I thank the Commonwealth parliamentarians who have participated in the parliamentary workshops. I have called in resource people from Malaysia, Mauritius, Singapore, the Bahamas, Grenada, Australia, Zimbabwe, Botswana and Kenya. They have all dropped what they were doing and given me a week of their time in southern Africa to progress the work. I will call on a lot more people before I am finished. As the Commonwealth expands, as I believe it will continue to do because of its activities, it becomes increasingly important to sustain that network, which is dependent on the ability to communicate with one another.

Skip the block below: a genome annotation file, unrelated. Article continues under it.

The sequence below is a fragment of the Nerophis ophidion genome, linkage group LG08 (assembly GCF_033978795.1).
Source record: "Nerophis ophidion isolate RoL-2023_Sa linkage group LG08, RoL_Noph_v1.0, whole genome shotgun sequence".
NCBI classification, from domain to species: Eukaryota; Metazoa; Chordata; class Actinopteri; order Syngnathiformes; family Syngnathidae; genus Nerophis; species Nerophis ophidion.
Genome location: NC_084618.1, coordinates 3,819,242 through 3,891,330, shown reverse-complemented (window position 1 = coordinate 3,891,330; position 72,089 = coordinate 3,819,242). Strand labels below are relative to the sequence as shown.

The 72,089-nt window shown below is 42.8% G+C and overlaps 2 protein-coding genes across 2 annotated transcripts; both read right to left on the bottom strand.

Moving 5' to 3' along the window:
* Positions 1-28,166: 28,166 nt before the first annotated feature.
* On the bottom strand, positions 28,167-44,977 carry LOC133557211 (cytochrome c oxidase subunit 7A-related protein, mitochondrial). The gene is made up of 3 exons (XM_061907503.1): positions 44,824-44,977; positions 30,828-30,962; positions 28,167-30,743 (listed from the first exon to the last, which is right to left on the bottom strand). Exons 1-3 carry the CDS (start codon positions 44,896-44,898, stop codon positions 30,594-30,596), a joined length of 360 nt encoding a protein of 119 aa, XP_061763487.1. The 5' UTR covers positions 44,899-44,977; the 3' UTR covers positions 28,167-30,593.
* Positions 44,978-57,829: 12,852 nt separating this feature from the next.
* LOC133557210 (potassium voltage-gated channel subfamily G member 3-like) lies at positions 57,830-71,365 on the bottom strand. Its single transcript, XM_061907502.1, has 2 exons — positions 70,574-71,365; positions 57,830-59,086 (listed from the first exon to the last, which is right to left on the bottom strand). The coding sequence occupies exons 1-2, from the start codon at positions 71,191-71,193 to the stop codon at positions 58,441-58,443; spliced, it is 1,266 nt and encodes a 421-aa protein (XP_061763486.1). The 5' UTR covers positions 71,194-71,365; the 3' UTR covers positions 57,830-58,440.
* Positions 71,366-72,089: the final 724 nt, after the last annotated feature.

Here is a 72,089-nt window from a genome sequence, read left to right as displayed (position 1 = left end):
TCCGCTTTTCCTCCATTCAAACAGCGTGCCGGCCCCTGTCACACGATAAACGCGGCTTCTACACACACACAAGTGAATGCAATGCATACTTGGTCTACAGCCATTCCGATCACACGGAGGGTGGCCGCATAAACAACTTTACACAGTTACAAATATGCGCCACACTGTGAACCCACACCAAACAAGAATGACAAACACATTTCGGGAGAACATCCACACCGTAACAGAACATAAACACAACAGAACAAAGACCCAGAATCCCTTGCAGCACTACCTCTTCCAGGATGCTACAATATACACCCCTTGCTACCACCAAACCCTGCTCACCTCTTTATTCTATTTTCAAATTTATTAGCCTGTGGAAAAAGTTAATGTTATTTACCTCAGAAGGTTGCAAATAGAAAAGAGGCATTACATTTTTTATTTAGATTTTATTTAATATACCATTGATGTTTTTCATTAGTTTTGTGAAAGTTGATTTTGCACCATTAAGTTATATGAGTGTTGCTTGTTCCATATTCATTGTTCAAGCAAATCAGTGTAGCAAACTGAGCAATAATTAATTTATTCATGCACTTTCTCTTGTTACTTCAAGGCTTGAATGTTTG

I agree with the right hon. Member for Bethnal Green and Stepney (Mr. Shore) that the English language is vital. I recently visited Namibia and was delighted to find how much the English language has developed there. That means that it feels very much part of the Commonwealth. Mozambique is still weak in the English language and must be given all possible help to make its membership meaningful and relevant beyond the few. We must make certain that Cameroon is supported so that it, too, can become part of the family and can communicate without interpreters. Participation and direct conversation are important.
We must all lend a hand to new countries as they are embraced by the Commonwealth. I liken that process to the laying on of hands when a bishop is enthroned. We should all come together when new members join to give them our common strength so that they realise the strength and power of the organisation that they have joined and prosper from it accordingly.